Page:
What Is Socialism? Definition and Examples

A march for workers' rights, with a man in a red shirt in the foreground with a sign reading "Socialism is the Cure"
Dozens of people march in May Day protests for workers’ rights on May 1, 2018 in New York City.

Spencer Platt / Getty Images

Socialism is an economic, social, and political theory advocating collective or governmental control and administration of a country’s means of economic production. Means of production include any machinery, tools, farms, factories, natural resources, and infrastructure used in producing and distributing the goods necessary to directly satisfy the needs of the people. Under Socialism, any surplus or profit resulting from these citizen-owned means of production is shared equally by those same citizens.

Key Takeaways: What Is Socialism?

  • Socialism is an economic, social, and political system based on public rather than private ownership of a country’s means of production.
  • Means of production include the machinery, tools, and factories used to produce the goods needed to satisfy human needs.
  • In a socialist system, all decisions regarding production, distribution, and pricing are made by the government.
  • Citizens in socialist societies depend on the government for everything, including food, housing, education, and healthcare.
  • While Socialism is considered the antithesis of capitalism, most modern capitalist economies today, including the United States have some aspects of Socialism.
  • The primary goal of Socialism is the elimination of socioeconomic classes through equal distribution of income. 

While there are several different forms of Socialism, in a purely socialist system, all decisions regarding the legal production and distribution of goods and services, including output and pricing levels are made by the government. Individual citizens rely on the government for everything from food to healthcare.

History of Socialism 

Socialist concepts embracing common or public ownership of production date as far back as Moses and formed a major part of the ancient Greek philosopher Plato’s theory of utopianism. However, Socialism as a political doctrine evolved during the late 18th and 19th centuries in opposition to the abuses of uncontrolled capitalistic individualism arising from the French Revolution and the Industrial Revolution in Western Europe. While some individuals and families quickly amassed vast fortunes, many others fell into poverty, resulting in income inequality and other social concerns.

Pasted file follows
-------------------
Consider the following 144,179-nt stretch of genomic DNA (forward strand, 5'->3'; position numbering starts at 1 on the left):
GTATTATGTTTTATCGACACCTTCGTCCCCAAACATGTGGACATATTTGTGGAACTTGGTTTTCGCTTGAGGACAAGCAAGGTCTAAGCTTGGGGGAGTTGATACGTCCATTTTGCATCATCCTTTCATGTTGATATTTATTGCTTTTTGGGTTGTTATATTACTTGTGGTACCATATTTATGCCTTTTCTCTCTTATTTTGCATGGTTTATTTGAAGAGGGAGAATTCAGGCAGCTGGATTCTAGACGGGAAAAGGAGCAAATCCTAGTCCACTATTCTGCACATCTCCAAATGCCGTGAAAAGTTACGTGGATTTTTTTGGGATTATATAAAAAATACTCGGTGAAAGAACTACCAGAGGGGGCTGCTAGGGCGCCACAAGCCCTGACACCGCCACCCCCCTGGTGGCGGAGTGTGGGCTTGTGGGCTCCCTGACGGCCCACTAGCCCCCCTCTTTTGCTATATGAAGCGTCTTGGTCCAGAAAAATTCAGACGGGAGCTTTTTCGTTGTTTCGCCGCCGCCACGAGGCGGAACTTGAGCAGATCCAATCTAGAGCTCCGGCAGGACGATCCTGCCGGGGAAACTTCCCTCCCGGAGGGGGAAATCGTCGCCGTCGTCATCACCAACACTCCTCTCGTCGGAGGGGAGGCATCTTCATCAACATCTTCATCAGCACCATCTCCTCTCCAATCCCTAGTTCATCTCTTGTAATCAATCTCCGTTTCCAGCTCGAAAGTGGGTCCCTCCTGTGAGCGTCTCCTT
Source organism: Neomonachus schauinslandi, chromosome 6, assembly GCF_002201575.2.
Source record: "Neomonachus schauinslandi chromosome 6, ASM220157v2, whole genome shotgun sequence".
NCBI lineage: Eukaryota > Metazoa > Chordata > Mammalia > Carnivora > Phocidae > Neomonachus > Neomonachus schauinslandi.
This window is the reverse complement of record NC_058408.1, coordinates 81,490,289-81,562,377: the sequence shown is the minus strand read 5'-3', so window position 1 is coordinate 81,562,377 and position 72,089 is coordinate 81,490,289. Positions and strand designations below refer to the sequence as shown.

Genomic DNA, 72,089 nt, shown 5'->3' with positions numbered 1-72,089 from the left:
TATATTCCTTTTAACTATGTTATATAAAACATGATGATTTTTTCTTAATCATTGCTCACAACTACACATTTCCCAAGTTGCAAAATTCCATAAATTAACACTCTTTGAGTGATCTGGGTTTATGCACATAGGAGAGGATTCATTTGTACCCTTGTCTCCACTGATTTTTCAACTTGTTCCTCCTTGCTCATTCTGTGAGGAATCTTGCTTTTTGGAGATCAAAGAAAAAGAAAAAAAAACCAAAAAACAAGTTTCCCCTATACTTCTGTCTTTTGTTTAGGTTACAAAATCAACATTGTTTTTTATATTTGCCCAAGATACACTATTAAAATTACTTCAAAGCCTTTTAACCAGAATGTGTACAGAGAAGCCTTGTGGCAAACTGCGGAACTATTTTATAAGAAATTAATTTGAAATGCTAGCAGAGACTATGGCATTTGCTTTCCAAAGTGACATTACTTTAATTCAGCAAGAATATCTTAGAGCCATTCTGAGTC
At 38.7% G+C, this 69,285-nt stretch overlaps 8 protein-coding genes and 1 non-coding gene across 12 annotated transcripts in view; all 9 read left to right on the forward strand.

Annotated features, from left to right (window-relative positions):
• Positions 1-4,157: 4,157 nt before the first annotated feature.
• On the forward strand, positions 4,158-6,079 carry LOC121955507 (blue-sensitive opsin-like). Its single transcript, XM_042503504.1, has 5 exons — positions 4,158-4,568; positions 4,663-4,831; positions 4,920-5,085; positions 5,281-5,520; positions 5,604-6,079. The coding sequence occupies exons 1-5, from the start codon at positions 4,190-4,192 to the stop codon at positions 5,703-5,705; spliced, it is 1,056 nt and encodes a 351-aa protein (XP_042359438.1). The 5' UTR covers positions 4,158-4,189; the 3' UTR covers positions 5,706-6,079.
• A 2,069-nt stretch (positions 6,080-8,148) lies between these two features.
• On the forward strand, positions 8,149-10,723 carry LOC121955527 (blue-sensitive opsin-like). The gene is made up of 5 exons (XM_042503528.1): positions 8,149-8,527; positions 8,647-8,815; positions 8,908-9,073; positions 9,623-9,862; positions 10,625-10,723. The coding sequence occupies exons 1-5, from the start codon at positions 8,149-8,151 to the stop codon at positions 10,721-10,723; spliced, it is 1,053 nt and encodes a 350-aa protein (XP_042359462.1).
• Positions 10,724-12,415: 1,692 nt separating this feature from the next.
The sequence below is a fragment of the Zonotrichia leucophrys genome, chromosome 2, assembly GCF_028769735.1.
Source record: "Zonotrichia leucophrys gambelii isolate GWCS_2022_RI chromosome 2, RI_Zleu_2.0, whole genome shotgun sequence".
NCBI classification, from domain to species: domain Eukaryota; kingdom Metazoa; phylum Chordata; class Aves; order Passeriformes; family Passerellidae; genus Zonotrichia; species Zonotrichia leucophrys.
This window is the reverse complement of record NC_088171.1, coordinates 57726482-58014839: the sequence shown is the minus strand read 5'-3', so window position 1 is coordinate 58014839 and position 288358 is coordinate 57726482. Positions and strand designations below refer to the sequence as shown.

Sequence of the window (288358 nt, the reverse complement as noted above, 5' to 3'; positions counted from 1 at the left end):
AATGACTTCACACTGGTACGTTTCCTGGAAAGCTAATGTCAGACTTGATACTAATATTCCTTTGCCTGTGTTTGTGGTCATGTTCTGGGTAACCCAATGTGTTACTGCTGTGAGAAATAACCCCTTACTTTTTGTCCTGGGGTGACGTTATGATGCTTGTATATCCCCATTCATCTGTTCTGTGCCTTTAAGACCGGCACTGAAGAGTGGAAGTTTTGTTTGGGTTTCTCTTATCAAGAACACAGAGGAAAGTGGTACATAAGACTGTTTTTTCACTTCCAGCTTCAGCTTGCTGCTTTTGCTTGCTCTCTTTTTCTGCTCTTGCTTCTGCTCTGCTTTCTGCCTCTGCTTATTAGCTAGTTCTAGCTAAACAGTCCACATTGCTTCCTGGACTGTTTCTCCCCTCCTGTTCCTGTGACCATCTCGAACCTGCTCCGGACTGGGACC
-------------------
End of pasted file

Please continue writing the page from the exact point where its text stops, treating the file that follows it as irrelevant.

Utopian Socialism

Outraged at seeing so many workers reduced to poverty, radical critics of industrial capitalism sought to convince the working class “bourgeoisie” to peacefully create a new “perfect” society based on totally equitable distribution of goods. The term socialist was first used around 1830 to describe the more influential of these radicals, who later became known as the “utopian” socialists.

Among the most prominent of these utopian socialists were Welsh industrialist Robert Owen, French author Charles Fourier, French philosopher Henri de Saint-Simon, and French socialist, Pierre-Joseph Proudhon, who famously declared that “property is theft.”

These utopian socialists believed that the working class would ultimately unite against the “idle rich,” including the aristocracy, in creating a more “just” society based on small collective communities, rather than a centralized state. While these utopian socialists greatly contributed to the critical analysis of capitalism, their theories, though deeply moralistic, failed in practice. The utopian communes they established, such as Owen’s New Lanark in Scotland, eventually evolved into capitalistic communities.

Marxist Socialism

Undoubtedly the most influential theorist of Communism and Socialism, Prussian political economist and activist, Karl Marx, dismissed the visions of the utopian socialists as unrealistic and dreamy. Instead, Marx argued that all productive societies would eventually separate into socioeconomic classes and that whenever the upper classes controlled the means of production, they would use that power to exploit the working class.

Some of the 500, one meter tall statues of German political thinker Karl Marx on display on May 5, 2013 in Trier, Germany.
Some of the 500, one meter tall statues of German political thinker Karl Marx on display on May 5, 2013 in Trier, Germany. Hannelore Foerster / Getty Images

In his 1848 book, The Communist Manifesto, Marx, along with offering an early critique of capitalism, put forth the theory of “scientific Socialism ” based on the belief that scientifically quantifiable historical forces—economic determinism and the class struggle—determine, usually by violent means, the achievement of socialist goals. In this sense, Marx argued that all history was a history of class struggles, and that true “scientific Socialism” was possible only after a revolutionary class struggle, in which the working class inevitably triumphs over the capital-controlling class, and by winning control over the means of production, succeeds in establishing in a truly classless communal society.

Marx’s influence on socialist theory only grew after his death in 1883. His ideas were embraced and expanded upon by influential leaders like Russian revolutionary Vladimir Lenin and father of modern China Mao Zedong, as well as various political parties, such as today’s Social Democratic Party of Germany.